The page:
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Best time for pruning trees?

Gardening Reference » Gardening in 2004
by Canadian CrabGrass on July 01, 2004 08:22 PM
My daughter has a smallish ornamental tree in front of her new house (about 10-15') that could use a bit of pruning, and she asked me when would be the best time to do it. I tentatively said fall to her, but let's face it, I don't know much about trees and their care!

She doesn't want to do anything to the tree right now though, since there's a robin's nest in it and Mrs.Robin is sitting on her eggs.
by weezie13 on July 02, 2004 06:19 AM
What kind of tree is it??????

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Don't forget to be kind to strangers. For some who have
done this have entertained angels without realizing it.
- Bible - Hebrews 13:2

by BoothX3 on July 02, 2004 07:19 AM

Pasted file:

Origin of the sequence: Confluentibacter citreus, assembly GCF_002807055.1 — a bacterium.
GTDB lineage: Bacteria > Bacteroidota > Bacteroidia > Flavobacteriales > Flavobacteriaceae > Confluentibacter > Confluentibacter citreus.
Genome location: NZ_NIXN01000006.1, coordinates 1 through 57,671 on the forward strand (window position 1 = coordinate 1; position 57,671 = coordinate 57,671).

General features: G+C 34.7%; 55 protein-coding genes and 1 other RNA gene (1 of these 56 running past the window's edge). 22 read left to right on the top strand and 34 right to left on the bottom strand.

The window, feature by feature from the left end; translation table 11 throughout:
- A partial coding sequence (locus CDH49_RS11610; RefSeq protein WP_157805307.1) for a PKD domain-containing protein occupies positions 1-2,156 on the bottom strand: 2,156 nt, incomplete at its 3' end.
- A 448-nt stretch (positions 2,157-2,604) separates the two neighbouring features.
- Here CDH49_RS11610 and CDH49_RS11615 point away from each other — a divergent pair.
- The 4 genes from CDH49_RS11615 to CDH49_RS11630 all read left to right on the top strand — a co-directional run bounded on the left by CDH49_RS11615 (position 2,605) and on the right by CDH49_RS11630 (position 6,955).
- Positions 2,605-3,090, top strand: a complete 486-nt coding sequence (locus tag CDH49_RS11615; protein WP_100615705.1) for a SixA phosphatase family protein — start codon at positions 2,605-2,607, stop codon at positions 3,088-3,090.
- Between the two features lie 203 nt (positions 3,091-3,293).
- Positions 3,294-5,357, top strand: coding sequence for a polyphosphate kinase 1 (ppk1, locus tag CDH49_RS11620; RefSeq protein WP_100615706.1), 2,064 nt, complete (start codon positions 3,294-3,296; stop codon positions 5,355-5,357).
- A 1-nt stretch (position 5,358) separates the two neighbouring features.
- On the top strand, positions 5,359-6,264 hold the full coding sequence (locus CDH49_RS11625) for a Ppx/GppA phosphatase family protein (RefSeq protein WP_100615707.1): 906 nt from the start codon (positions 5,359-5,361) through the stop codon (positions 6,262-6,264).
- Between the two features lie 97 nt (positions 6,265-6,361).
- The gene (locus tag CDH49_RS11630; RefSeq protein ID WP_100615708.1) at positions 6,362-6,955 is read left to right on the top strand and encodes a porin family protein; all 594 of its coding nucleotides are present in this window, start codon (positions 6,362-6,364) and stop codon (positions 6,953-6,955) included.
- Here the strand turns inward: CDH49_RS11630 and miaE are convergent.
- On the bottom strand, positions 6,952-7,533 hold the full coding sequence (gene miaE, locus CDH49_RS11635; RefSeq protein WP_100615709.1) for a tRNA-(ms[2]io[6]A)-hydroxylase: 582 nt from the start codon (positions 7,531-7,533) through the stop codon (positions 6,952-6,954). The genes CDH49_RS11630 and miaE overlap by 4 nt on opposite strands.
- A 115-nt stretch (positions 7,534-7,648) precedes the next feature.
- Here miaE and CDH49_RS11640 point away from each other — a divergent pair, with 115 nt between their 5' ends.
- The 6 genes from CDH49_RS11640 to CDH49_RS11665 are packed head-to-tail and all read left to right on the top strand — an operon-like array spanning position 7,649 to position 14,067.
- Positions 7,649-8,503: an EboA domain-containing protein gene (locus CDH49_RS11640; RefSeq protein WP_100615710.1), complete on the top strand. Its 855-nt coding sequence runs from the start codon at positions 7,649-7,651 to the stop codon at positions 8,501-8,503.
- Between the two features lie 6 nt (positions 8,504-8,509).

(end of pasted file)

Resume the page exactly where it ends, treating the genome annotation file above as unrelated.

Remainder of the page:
I also have the same question, except for my trees are just new ones I planted last fall. Most of them have completely filled out with leaves, but there are a few that have small dead limbs, or should I say twigs. Since they are still baby trees, should I prune these dead limbs, or leave them be and see what happens next year? We planted chokecherry, burning bushes, and a couple varieties of dogwoods. None of our trees are over 5' tall. [dunno]

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He who laughs last, thinks slowest.
by Bess of the Piedmont on July 02, 2004 11:14 PM
I've always heard that you can prune spring-flowering shrubs right after they bloom, but for fall-blooming ones, wait until late winter or early spring.

I wonder if that's the same for trees. I don't know. I always prune my trees in late winter, so that bugs won't take advantage of the open cuts in the bark and move in. It's also easier in winter (for deciduous leafy trees) because there are no leaves blocking your view of the limbs. I only prune a tree in summer if it has broken limbs from weather or other accidental breakage. Then I trim off the branch where it comes out of the trunk, leaving a collar which is supposed to close over the hole, more or less.

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